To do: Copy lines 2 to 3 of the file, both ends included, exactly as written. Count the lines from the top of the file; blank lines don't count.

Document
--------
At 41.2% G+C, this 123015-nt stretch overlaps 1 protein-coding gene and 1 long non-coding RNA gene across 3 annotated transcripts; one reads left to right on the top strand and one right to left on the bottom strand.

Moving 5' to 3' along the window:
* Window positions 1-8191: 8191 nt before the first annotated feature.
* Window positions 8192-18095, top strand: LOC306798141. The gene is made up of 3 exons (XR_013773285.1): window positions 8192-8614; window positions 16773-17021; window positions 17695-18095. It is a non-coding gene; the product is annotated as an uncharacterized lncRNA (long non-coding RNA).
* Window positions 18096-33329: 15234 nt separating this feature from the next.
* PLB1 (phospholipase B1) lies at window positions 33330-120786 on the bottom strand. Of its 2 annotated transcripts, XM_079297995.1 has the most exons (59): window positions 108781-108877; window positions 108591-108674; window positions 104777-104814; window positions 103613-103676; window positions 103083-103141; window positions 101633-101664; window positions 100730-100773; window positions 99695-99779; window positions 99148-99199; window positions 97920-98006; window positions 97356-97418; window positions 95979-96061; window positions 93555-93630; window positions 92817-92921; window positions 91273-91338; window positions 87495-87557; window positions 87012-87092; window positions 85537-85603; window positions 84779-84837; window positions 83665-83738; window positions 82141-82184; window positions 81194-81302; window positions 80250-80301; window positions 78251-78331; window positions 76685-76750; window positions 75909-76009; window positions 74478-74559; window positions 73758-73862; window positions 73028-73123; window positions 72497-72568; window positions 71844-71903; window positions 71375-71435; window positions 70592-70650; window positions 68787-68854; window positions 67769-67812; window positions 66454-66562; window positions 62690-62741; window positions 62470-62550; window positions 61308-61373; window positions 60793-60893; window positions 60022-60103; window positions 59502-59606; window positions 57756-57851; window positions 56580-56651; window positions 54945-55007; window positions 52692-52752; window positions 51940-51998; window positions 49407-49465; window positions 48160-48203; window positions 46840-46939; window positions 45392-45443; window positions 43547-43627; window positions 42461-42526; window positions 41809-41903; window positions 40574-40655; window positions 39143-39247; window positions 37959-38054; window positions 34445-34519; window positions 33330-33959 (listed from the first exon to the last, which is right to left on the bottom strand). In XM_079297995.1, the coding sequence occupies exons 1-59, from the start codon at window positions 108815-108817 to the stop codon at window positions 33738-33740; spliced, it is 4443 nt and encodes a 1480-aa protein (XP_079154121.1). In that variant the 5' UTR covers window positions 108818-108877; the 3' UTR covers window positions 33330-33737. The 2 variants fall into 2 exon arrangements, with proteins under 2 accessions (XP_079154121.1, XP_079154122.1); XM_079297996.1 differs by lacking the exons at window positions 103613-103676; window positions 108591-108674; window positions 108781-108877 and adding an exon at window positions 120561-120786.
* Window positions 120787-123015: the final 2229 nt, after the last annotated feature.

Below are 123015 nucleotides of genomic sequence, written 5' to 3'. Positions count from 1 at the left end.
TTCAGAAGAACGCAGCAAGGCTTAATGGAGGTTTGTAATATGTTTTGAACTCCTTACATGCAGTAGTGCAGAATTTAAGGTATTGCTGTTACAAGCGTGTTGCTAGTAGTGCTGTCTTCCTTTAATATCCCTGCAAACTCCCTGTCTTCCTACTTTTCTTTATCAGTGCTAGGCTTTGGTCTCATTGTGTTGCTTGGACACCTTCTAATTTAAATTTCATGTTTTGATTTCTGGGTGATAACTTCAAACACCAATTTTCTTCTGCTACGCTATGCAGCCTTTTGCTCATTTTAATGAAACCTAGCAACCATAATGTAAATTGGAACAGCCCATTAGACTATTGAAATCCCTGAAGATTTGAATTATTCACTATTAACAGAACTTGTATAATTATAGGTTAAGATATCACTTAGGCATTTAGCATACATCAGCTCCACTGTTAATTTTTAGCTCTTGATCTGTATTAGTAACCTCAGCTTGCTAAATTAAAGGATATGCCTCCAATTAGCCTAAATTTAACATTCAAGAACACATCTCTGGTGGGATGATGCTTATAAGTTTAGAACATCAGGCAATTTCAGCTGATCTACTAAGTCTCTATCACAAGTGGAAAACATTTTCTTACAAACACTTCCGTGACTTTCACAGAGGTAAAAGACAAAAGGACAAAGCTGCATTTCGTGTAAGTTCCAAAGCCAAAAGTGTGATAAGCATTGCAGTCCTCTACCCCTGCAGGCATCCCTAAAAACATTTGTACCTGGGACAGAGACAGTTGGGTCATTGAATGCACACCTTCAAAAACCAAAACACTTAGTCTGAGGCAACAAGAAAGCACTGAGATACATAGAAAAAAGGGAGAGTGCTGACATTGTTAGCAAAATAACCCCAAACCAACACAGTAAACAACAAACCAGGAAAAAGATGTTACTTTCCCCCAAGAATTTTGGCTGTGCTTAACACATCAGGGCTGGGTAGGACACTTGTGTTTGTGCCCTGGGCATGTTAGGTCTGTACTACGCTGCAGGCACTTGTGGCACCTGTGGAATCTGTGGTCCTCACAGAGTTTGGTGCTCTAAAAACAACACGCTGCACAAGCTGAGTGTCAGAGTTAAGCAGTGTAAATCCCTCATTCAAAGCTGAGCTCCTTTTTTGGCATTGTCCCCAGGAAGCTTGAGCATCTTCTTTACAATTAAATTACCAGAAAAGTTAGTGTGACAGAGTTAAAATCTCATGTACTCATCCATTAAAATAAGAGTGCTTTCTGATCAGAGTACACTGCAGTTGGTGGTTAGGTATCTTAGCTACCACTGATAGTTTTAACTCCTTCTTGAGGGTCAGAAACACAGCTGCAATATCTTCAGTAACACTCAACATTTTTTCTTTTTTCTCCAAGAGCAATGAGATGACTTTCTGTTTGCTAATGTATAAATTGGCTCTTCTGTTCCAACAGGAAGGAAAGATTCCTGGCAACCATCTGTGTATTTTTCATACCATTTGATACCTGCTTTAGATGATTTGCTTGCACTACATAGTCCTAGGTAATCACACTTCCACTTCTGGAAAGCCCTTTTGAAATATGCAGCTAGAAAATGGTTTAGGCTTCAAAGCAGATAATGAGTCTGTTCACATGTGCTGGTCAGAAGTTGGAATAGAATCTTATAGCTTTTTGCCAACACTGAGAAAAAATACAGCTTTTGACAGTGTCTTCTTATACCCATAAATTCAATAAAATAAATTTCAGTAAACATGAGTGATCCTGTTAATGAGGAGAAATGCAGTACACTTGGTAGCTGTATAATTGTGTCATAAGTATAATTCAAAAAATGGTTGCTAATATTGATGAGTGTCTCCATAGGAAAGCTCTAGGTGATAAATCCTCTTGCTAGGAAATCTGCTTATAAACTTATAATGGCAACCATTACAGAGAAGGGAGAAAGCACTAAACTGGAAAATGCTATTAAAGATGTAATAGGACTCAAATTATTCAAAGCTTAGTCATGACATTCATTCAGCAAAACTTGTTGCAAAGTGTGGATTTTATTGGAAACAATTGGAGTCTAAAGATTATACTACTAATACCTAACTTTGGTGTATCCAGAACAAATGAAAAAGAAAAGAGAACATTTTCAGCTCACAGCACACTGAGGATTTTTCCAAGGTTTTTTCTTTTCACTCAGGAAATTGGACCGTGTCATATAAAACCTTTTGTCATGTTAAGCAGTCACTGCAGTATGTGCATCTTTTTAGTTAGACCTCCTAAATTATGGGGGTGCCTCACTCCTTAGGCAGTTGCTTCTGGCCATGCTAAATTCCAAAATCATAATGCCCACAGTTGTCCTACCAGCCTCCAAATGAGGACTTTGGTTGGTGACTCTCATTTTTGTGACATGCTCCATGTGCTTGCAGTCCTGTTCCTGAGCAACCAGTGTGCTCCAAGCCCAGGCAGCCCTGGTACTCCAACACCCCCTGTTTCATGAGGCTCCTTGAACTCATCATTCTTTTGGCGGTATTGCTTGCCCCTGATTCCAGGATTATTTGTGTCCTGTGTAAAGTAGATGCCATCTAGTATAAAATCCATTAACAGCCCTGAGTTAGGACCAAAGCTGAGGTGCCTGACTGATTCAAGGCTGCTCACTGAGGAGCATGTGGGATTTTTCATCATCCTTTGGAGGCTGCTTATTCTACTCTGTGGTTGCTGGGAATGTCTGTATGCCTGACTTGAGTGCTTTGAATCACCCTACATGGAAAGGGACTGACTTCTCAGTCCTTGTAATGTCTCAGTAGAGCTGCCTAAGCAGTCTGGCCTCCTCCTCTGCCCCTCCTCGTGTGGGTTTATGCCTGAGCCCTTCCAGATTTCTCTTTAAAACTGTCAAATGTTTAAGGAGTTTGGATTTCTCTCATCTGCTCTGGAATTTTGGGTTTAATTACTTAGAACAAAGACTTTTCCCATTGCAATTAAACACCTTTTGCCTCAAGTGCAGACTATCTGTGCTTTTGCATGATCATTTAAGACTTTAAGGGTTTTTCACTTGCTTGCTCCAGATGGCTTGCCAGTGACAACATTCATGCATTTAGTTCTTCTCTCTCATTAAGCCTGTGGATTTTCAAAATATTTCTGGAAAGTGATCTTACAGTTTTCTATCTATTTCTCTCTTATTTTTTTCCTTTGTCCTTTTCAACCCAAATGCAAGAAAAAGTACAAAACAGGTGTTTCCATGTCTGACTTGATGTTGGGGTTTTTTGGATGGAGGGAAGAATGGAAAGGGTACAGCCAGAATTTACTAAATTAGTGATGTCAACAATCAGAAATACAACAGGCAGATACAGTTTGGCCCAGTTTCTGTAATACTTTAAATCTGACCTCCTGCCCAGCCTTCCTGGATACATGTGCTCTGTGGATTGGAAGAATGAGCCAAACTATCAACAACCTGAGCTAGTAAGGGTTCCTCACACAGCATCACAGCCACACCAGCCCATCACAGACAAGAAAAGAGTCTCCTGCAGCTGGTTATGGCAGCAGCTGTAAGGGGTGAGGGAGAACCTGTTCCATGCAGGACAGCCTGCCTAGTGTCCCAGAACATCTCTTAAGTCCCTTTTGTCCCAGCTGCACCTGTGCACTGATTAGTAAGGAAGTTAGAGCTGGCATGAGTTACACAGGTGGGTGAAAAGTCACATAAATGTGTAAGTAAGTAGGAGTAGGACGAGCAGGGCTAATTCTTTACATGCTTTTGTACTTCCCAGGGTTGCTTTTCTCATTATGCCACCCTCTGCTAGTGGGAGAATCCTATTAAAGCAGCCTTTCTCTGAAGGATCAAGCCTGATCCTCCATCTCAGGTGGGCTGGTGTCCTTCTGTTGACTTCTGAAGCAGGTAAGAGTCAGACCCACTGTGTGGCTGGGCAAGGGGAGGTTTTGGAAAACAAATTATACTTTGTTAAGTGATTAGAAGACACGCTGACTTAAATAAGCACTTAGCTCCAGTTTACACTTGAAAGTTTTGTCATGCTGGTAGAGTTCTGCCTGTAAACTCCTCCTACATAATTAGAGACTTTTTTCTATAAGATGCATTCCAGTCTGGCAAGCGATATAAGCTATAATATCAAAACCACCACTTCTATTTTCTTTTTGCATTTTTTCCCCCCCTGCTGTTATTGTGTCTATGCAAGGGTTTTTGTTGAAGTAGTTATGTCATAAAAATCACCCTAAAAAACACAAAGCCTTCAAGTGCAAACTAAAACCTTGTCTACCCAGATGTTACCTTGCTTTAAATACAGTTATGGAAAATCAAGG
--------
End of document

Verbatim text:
Moving 5' to 3' along the window:
* Window positions 1-8191: 8191 nt before the first annotated feature.